margin of error is 1.96 0.37 0.63 1000  0.0299 or about 3 percentage points. (d) Yes, most
people are not thinking about football during June so the proportion would probably decrease
and more people would say that baseball, tennis, soccer, or racing was their favorite sport to
watch.
10.67 (a) Using df = 26 and t* = 2.779, a 95% confidence interval for is
9.3
114.9 2.779
 (109.93,119.87 ) . With 95% confidence we estimate that the mean seated
27
systolic blood pressure of all healthy white males is between 109.93 and 119.87 mm Hg. (b)
The conditions are SRS, Normality, and Independence. The most important condition is that the
27 members of the placebo group can be viewed as an SRS of the population. The Normality
condition requires that the distribution of seated systolic BP in this population is Normal, or at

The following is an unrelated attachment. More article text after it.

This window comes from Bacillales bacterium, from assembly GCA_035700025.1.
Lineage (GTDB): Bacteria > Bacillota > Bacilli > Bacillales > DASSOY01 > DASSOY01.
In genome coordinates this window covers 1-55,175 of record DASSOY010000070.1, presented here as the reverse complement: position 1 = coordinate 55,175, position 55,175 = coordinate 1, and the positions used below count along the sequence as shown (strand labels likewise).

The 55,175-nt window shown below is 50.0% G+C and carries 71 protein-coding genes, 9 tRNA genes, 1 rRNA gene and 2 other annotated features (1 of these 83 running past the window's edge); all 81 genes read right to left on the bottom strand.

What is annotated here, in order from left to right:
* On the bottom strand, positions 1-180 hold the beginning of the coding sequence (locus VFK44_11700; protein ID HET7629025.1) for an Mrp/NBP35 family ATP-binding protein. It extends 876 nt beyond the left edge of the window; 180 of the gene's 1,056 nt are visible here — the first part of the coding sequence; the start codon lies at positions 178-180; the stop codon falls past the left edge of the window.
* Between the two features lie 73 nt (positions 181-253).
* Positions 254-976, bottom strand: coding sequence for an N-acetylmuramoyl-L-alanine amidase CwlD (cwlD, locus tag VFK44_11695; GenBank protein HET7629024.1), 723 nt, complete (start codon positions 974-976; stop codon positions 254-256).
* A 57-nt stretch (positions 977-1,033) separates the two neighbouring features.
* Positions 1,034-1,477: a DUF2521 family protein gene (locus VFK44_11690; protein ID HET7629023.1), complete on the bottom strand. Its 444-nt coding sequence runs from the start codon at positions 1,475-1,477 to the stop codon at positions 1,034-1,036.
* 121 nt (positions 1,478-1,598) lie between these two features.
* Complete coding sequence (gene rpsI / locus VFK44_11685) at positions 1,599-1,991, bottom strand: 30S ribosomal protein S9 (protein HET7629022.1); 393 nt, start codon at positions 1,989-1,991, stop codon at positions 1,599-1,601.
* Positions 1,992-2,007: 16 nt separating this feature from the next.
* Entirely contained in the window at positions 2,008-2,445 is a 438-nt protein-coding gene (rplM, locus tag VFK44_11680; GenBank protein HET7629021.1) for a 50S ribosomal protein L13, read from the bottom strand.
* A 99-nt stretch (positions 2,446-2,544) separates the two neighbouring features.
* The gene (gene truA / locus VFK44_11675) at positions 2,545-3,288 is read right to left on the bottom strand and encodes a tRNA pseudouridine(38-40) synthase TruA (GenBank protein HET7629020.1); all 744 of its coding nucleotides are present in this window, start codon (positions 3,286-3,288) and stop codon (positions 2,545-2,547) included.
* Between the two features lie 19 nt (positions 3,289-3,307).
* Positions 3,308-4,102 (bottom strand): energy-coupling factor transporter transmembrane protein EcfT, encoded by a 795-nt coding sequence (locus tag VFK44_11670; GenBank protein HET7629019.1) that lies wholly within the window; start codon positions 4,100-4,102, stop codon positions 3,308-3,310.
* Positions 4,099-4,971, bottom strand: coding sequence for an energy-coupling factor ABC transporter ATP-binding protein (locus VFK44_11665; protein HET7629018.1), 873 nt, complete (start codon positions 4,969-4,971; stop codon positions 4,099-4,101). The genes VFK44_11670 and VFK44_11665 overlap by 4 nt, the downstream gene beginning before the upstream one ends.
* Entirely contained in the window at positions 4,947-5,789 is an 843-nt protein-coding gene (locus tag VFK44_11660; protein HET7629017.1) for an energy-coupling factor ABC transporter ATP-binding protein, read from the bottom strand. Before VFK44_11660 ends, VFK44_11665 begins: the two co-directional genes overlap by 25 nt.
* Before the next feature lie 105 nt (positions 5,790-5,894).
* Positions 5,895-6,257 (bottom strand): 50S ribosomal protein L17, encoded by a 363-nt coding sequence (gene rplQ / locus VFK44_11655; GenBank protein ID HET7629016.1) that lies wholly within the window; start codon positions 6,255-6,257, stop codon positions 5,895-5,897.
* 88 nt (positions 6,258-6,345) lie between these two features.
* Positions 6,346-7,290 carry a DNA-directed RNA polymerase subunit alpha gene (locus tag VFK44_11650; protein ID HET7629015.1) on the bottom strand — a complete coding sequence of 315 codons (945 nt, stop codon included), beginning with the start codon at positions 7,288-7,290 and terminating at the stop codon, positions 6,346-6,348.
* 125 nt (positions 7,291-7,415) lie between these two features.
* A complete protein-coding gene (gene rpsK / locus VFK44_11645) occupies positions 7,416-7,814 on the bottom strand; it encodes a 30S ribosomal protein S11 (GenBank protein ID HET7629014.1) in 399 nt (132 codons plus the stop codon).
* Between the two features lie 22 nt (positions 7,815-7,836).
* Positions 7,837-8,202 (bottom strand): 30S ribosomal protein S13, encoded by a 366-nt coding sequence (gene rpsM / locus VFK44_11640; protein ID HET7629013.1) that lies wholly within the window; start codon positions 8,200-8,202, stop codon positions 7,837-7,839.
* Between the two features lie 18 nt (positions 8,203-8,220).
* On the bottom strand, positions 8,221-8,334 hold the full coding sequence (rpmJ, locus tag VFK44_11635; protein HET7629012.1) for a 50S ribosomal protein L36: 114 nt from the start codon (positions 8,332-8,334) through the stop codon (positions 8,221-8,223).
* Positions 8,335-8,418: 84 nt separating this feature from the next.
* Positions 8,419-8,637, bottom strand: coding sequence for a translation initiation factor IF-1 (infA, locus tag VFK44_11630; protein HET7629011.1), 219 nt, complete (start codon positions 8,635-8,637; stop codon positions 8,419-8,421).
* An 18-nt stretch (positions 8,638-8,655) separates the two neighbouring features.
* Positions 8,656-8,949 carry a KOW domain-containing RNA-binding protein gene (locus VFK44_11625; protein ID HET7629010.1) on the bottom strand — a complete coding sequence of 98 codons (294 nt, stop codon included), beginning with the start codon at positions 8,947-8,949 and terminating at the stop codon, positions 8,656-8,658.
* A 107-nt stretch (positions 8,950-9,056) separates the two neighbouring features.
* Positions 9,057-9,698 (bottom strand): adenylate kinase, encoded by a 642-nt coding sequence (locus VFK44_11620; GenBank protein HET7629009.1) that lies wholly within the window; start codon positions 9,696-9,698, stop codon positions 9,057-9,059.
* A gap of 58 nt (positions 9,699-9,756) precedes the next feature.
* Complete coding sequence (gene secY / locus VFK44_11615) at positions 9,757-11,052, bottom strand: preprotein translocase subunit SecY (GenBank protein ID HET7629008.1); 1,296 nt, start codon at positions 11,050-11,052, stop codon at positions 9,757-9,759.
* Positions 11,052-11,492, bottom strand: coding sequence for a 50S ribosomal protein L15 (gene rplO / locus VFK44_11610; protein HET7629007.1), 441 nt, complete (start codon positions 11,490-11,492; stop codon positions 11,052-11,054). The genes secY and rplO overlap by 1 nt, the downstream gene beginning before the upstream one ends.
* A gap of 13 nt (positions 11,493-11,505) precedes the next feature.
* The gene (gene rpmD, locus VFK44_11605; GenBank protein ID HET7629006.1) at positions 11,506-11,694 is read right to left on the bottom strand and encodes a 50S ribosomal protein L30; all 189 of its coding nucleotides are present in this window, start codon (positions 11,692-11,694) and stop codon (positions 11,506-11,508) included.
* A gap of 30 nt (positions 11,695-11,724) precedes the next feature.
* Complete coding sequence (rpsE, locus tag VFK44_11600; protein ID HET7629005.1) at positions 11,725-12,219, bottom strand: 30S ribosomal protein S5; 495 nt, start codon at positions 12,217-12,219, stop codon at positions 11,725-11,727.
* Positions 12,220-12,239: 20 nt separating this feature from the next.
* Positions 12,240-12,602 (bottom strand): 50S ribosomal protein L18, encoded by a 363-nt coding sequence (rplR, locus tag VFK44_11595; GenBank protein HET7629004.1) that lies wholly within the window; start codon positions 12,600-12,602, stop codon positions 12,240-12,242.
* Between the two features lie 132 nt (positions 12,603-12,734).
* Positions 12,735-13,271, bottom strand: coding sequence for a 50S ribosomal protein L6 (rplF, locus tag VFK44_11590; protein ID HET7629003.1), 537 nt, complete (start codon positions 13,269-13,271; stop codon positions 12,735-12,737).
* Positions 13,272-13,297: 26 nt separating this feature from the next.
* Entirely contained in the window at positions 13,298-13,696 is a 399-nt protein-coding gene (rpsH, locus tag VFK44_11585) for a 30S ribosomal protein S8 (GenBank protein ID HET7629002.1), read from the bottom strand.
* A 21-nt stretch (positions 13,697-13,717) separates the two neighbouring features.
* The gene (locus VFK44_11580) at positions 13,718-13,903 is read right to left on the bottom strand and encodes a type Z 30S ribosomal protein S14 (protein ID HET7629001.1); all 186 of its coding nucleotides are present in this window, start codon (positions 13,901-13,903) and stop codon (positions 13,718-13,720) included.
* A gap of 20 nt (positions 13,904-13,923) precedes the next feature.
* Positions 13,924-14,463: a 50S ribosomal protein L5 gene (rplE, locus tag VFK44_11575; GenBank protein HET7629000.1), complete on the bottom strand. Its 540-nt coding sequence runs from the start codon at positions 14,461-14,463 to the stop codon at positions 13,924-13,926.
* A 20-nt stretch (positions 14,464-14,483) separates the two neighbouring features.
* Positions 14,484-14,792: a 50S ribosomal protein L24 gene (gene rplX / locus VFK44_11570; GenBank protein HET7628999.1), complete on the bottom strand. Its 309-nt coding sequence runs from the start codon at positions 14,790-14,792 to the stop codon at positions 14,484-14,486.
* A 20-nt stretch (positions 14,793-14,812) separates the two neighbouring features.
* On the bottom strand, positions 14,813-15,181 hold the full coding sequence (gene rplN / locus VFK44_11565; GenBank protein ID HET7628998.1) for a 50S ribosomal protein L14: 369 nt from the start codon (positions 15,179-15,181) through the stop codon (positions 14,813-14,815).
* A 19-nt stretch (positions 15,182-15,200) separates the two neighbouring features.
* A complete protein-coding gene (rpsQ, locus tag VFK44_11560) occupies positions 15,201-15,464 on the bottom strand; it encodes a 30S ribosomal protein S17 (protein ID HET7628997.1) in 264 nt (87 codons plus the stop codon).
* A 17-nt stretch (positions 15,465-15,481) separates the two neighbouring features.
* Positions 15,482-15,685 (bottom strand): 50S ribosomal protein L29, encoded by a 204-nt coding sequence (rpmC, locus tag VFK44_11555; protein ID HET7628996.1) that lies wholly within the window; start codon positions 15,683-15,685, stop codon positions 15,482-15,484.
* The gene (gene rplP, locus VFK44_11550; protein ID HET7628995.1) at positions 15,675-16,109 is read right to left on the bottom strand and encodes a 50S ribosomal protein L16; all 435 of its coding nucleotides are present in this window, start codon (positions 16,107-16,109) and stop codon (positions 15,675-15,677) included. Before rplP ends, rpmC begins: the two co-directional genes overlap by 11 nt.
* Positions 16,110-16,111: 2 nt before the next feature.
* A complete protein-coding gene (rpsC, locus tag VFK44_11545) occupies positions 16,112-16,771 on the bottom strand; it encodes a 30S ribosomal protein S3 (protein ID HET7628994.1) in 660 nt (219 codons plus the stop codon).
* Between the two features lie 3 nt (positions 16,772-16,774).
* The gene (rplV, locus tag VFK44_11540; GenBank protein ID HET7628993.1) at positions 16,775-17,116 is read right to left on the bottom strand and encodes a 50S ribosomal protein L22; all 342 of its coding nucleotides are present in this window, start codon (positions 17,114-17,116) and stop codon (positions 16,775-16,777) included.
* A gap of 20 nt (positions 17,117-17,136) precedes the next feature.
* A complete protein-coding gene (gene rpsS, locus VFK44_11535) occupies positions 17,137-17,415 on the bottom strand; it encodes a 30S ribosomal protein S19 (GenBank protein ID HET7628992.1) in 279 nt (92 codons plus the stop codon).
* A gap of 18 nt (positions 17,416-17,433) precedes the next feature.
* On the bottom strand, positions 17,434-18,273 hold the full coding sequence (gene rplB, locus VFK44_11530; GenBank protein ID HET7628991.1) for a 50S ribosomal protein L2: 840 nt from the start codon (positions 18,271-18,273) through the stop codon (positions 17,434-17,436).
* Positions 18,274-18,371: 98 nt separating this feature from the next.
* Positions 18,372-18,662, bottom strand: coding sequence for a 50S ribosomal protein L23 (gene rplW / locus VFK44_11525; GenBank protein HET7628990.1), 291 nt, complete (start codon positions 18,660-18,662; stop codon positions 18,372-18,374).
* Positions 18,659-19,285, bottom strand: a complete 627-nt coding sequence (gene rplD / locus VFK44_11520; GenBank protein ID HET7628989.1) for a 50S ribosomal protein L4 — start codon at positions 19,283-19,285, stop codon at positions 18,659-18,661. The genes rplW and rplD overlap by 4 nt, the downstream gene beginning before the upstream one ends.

least not too nonNormal. Since the sample size is moderate, the procedure should be valid as
long as the data show no outliers and no strong skewness. We must assume that these 27
measurements are independent.
10.68 (a) For each subject, subtract the weight before from the weight after to determine the
weight gain. For example, the weight gain for Subject 1 is 61.7 55.7 = 6 kg. The mean weight

242

Chapter 10

gain for all 16 adults is xd = 4.7313 kg, the standard deviation is sd = 1.7457 kg, and the standard
1.7457
 0.4364 kg. Using df = 15 and t* = 2.131, the 95%
error of the mean is SEM =
16
1.7457
or from 3.8013 to 5.6613 kg. Software and the TI
16

confidence interval is 4.7313 2.131

calculators give the interval (3.8010, 5.6615). (b) Because there are 2.2 kg per pound, multiply